Transport MPLS Gets a Makeover
The seemingly cordial and unprecedented collaboration between the standards bodies is an important step for MPLS equipment vendors, as, until now, there have been parallel but conflicting developments ongoing within the two influential organizations that was likely to result in market confusion and interoperability issues down the line. That scenario would have weakened the case for MPLS as a transport technology, potentially handing an advantage to the PBB-TE camp.
Until recently, the IETF and ITU were working on similar, but different, standards developments that were both focused on specifying a stripped down, connection-oriented transport version of MPLS.
The International Telecommunication Union, Standardization Sector (ITU-T) , the body that develops transport technology standards, was close to finalizing its work on the Transport MPLS, or T-MPLS, earlier this year, and had reached the stage where protocol stacks were being deployed by vendors in their transport products. The IETF, meanwhile, was working towards the same goal by extending its MPLS standard.
But while the two developments had the same aim, there were notable differences: A key potential problem with the ITU's T-MPLS is that it wasn't compatible with regular MPLS.
That problem was recognized by both standards bodies, and (amazingly) they agreed to do something about it. In April, the ITU-T's Study Group 15 noted in its newslog: "Fears that a set of next-generation network transport specifications developed by ITU-T could cause interoperability problems have been allayed. The IETF and ITU will work together to extend IETF MPLS functionality to address the needs of the transport network... The IETF and ITU-T will work jointly on the development of a transport profile for MPLS technology," to be called MPLS-TP (transport profile).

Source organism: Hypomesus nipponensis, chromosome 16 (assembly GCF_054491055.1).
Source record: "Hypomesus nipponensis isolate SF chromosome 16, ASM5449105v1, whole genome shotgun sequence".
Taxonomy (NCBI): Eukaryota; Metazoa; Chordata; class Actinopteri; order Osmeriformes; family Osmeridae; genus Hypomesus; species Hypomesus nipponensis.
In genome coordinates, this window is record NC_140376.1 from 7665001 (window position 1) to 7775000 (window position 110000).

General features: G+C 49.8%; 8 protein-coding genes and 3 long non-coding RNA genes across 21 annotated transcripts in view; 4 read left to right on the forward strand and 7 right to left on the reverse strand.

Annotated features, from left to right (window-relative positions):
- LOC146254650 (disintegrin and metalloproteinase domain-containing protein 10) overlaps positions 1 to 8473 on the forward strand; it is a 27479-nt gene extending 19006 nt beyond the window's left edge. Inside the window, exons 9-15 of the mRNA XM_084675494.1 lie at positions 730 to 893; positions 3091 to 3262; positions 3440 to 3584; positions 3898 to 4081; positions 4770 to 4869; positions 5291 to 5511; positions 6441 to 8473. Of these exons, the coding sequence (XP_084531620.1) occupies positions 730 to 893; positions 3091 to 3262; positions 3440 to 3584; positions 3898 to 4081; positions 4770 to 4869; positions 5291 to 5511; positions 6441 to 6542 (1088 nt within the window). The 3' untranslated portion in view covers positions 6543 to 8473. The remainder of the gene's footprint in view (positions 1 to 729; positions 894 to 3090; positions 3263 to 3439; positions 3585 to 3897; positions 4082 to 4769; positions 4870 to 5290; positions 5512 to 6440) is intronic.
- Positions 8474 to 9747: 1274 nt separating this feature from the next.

So the two organizations formed a Joint Working Team (JWT), which will, along with a number of other groups, such as the IETF's MPLS Interoperability (MEAD) team, and an ITU-T Ad Hoc MPLS group, will contribute reviews and submissions as part of the new IETF standards process.
Quick off the blocks
That process is moving faster than expected, according to Loa Andersson, chairperson of the IETF MPLS Interoperability Design (MEAD) Team and a Principal Networking Architect at Swedish R&D firm Acreo AB , who is coordinating the MPLS-TP efforts. Andersson sent the first set of documents -- "individual drafts" that will later become working group documents -- to the multiple reviewers on July 10, noting that "we are actually a bit better off than we planned."
There are nine documents for review covering a range of management and network architecture issues: See the full list here.
Andersson tells Light Reading that "after the advice that the JWT produced and was accepted by the ITU-T, most of the actual work -- writing the specifications -- has been taken over by the IETF, and is now organized by the MEAD team and involves several IETF working groups, with support from Study Groups within ITU-T."
And while the task looks daunting, the turnaround time is set to be relatively short, as the IETF and the ITU have already done a great deal of work on the details.
"MPLS-TP RFCs (standards) will start to appear during 2009, and we expect the effort will be completed during 2010," notes Andersson in an email response to questions. "The target is to produce a MPLS-TP standard that meets to goal that we all agreed to -- to be interoperable with [the] existing MPLS standard. We put huge effort into getting the right protocol design specialists, representing a good mix of telecom operators and vendors, taking active part in the development of the MPLS-TP."
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